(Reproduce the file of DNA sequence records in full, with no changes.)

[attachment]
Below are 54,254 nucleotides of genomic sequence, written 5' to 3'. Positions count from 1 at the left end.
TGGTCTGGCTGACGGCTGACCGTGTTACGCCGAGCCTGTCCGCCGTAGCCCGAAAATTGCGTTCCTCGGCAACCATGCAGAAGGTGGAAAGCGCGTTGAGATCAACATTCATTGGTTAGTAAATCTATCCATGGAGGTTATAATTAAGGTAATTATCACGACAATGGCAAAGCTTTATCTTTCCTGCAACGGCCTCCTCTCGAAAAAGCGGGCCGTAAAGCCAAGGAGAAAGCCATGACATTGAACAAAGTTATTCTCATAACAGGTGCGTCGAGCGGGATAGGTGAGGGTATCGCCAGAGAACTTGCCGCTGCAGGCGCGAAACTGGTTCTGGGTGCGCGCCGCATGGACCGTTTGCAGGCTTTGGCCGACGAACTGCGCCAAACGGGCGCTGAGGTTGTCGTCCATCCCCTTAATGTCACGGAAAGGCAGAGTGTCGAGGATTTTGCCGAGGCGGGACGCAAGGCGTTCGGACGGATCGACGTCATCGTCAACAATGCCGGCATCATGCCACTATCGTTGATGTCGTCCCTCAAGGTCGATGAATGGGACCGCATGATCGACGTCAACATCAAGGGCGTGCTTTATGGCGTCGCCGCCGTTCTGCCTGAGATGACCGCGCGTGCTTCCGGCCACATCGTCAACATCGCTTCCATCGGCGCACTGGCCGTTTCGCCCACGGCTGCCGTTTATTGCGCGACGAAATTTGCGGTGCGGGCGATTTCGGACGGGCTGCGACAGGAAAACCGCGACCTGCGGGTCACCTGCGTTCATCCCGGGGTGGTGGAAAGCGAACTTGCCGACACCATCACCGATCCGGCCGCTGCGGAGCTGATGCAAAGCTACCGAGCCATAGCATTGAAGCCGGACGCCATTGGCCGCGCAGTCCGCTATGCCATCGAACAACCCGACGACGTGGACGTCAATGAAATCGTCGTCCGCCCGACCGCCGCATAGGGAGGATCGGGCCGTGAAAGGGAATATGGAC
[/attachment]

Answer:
Below are 54,254 nucleotides of genomic sequence, written 5' to 3'. Positions count from 1 at the left end.
TGGTCTGGCTGACGGCTGACCGTGTTACGCCGAGCCTGTCCGCCGTAGCCCGAAAATTGCGTTCCTCGGCAACCATGCAGAAGGTGGAAAGCGCGTTGAGATCAACATTCATTGGTTAGTAAATCTATCCATGGAGGTTATAATTAAGGTAATTATCACGACAATGGCAAAGCTTTATCTTTCCTGCAACGGCCTCCTCTCGAAAAAGCGGGCCGTAAAGCCAAGGAGAAAGCCATGACATTGAACAAAGTTATTCTCATAACAGGTGCGTCGAGCGGGATAGGTGAGGGTATCGCCAGAGAACTTGCCGCTGCAGGCGCGAAACTGGTTCTGGGTGCGCGCCGCATGGACCGTTTGCAGGCTTTGGCCGACGAACTGCGCCAAACGGGCGCTGAGGTTGTCGTCCATCCCCTTAATGTCACGGAAAGGCAGAGTGTCGAGGATTTTGCCGAGGCGGGACGCAAGGCGTTCGGACGGATCGACGTCATCGTCAACAATGCCGGCATCATGCCACTATCGTTGATGTCGTCCCTCAAGGTCGATGAATGGGACCGCATGATCGACGTCAACATCAAGGGCGTGCTTTATGGCGTCGCCGCCGTTCTGCCTGAGATGACCGCGCGTGCTTCCGGCCACATCGTCAACATCGCTTCCATCGGCGCACTGGCCGTTTCGCCCACGGCTGCCGTTTATTGCGCGACGAAATTTGCGGTGCGGGCGATTTCGGACGGGCTGCGACAGGAAAACCGCGACCTGCGGGTCACCTGCGTTCATCCCGGGGTGGTGGAAAGCGAACTTGCCGACACCATCACCGATCCGGCCGCTGCGGAGCTGATGCAAAGCTACCGAGCCATAGCATTGAAGCCGGACGCCATTGGCCGCGCAGTCCGCTATGCCATCGAACAACCCGACGACGTGGACGTCAATGAAATCGTCGTCCGCCCGACCGCCGCATAGGGAGGATCGGGCCGTGAAAGGGAATATGGAC